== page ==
Why Middle East marketing and politics don’t mix

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Growing up in the region, I was (and still am) far too talkative. To keep me from getting into trouble, I was told, in no uncertain terms by my late father that I shouldn’t talk about politics, religion and sex (this always made me laugh as he’d proceed to do exactly what he advised me against).

His words should have been heeded by the marketing team at Pizza Hut’s Israel franchise. For those who haven’t yet read the story earlier last week. the fast food chain’s Israeli branch doctored a picture released by Israeli police allegedly showing Palestinian prisoner Marwan Barhgouti breaking his fast by eating a chocolate bar. In Hebrew, Israel’s Pizza Hut marketing team wrote: “Barghouti, if you’re going to break a strike, why not pizza?” The chain also Photoshopped a pizza box onto the floor of the prison cell along with a slice of pizza in the sink.

Unsurprisingly, the stunt backfired and caused a backlash on social media. Pizza Hut International moved to limit the damage by posting an apology and announcing that the marketing agency behind the initiative had been fired (there was no mention of what happened to the person on the client side who approved the image’s creation and posting).

Pizza Hut has learned the hard way that marketing and politics don’t mix, especially in the Middle East. There’s a couple of basic points that marketers need to take from this debacle:

  • Politics polarizes to the extreme: Few brands would want to touch any issue relating to Israel and the Palestinians, due to the intensity of emotions on both sides. By appealing to one audience, you’ve essentially alienated the other side, no matter what your content or message is.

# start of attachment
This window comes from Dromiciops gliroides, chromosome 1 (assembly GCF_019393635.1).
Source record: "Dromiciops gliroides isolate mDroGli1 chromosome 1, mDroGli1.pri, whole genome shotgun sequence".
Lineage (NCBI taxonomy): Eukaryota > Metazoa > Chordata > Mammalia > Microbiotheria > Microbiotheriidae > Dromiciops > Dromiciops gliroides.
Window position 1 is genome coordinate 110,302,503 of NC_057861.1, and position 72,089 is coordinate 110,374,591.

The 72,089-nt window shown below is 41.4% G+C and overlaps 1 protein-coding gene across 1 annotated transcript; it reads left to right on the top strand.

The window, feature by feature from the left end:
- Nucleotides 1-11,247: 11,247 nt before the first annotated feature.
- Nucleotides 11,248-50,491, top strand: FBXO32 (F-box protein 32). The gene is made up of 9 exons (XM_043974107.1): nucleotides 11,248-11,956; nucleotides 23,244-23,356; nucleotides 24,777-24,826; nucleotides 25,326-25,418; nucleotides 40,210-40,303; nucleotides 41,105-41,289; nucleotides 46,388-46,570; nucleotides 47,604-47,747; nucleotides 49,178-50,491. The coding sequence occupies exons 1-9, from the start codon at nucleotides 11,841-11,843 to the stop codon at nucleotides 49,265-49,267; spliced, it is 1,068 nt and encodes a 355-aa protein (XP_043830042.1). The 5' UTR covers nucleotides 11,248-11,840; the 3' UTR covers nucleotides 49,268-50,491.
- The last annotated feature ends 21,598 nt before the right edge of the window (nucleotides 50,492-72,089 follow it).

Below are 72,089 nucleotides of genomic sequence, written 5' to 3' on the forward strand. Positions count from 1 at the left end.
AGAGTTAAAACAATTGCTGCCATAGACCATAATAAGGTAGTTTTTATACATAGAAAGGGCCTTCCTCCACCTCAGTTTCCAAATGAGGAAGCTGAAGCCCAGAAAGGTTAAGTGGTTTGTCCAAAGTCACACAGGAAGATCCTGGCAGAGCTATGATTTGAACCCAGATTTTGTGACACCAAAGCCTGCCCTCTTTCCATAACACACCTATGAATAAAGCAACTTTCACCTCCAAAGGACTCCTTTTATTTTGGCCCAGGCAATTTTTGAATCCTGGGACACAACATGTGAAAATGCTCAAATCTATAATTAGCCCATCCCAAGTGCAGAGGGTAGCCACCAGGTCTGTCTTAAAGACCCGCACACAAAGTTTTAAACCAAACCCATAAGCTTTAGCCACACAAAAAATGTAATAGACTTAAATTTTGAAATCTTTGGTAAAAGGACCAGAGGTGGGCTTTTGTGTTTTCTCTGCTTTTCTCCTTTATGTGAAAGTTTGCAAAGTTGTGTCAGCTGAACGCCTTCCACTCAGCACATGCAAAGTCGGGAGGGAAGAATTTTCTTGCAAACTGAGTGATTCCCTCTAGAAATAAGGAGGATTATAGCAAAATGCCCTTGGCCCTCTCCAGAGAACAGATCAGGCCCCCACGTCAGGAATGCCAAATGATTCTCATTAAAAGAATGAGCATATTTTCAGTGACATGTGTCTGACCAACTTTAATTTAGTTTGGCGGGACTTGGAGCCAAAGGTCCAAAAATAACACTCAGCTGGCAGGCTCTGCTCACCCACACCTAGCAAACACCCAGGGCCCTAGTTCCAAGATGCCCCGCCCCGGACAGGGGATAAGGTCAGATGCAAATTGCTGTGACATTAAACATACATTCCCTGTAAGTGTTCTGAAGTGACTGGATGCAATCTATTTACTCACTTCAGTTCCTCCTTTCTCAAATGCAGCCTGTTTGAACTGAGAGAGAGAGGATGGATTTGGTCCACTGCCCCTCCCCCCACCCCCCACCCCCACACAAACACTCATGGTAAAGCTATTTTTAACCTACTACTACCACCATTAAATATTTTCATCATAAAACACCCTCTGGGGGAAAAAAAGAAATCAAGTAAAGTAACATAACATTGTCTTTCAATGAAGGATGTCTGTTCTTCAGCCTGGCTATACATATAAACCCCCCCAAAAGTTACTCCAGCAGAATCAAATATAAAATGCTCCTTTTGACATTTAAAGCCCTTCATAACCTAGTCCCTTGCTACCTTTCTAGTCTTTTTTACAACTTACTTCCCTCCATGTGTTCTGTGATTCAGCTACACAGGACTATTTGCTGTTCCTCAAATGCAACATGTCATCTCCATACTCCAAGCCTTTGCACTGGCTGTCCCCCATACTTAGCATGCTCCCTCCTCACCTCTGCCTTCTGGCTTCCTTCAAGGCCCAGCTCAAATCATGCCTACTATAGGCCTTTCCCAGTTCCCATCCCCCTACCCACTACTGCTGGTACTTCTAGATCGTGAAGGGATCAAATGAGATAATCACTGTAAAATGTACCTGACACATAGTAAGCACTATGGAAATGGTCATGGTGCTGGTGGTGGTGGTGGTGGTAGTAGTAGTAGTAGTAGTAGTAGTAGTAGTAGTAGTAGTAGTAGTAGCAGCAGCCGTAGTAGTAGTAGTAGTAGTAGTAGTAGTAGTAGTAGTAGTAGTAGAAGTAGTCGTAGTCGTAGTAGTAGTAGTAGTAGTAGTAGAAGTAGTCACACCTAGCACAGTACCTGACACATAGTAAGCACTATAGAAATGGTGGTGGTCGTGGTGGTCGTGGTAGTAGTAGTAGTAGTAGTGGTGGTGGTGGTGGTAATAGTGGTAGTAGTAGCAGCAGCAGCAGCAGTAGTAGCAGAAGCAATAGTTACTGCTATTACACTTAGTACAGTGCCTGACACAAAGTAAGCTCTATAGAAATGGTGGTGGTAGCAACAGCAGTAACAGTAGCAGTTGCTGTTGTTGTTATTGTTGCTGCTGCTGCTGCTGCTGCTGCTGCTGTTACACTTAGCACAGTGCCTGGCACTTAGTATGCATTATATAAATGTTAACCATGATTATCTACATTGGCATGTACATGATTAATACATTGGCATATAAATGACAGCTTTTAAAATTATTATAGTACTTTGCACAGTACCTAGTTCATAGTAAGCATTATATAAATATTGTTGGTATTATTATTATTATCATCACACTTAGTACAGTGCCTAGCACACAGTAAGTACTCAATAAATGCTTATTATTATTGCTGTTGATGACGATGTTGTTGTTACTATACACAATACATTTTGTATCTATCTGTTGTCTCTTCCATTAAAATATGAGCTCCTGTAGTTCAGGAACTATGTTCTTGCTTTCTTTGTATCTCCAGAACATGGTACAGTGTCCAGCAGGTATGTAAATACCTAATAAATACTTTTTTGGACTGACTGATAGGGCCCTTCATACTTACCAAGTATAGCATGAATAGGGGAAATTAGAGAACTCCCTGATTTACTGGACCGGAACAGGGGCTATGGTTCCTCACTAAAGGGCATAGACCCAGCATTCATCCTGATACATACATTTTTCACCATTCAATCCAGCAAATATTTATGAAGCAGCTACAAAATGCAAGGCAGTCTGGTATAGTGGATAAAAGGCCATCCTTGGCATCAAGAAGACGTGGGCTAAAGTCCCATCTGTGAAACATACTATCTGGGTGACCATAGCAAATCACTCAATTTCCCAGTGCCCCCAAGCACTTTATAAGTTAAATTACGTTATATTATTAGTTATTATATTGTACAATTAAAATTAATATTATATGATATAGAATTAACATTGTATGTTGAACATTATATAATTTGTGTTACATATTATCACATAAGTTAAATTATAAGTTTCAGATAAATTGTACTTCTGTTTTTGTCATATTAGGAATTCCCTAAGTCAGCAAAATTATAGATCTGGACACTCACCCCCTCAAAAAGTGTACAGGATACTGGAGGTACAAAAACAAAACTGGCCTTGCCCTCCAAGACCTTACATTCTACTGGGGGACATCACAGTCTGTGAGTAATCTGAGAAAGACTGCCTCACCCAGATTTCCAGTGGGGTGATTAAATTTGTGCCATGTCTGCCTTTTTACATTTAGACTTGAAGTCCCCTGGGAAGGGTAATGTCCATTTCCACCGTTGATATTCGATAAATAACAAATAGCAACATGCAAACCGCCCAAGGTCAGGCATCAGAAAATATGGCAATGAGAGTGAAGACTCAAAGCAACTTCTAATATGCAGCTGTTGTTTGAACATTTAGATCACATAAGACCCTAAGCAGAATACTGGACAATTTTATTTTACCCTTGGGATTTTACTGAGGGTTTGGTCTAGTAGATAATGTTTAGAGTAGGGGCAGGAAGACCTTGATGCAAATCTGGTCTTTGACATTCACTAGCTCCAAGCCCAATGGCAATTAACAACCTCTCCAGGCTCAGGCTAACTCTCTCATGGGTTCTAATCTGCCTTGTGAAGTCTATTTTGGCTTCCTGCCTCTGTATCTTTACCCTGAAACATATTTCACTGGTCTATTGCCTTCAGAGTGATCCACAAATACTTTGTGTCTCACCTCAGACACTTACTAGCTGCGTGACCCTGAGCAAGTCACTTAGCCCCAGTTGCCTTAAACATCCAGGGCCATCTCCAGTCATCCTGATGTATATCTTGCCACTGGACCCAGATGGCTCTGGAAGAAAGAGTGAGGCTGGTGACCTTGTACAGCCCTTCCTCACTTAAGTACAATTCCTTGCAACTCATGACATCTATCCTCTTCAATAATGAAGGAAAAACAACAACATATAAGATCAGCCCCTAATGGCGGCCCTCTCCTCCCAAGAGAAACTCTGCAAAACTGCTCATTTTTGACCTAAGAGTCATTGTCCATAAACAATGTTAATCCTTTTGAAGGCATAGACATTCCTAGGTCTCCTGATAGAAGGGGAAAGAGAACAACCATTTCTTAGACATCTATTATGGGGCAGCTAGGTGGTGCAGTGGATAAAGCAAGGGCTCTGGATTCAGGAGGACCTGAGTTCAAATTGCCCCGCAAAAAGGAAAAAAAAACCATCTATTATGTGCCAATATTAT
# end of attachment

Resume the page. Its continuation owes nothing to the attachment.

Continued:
• Digital is borderless: This concept may have worked before the internet, when advertising was restricted to TV, print or radio, and didn’t go viral. However, there’s nowhere for bad advertising to hide in a digital world where billions of eyeballs can see your content. Advertising intended for one audience can – and in this case did – spread to an audience who have a contrasting opinion. Likewise, calls for a boycott are no longer local, but are regional or global in nature.
  • An apology only fans the flames: Pizza Hut’s apology on such a controversial issue may have only made the situation worse. Whilst the original post alienated Palestinian activists and their supporters, the apology would have upset many Israelis who are opposed to the Palestinian prisoners on hunger strike. The chain would have lost fans, and sales, on both sides.

Politics can be leveraged in a manner that can build brand equity – Heineken proved that with its latest #OpenYourWorld ad which attempts to promote debate and dialogue between people with differing political persuasions. However, for every Heineken, there’s a dozen Pepsis. A marketer will to use Middle East politics in his or her content would be a much braver soul than me. I’ll continue to follow my father’s advice, at least when it comes to advertising, and keep away from politics, religion, and sex.

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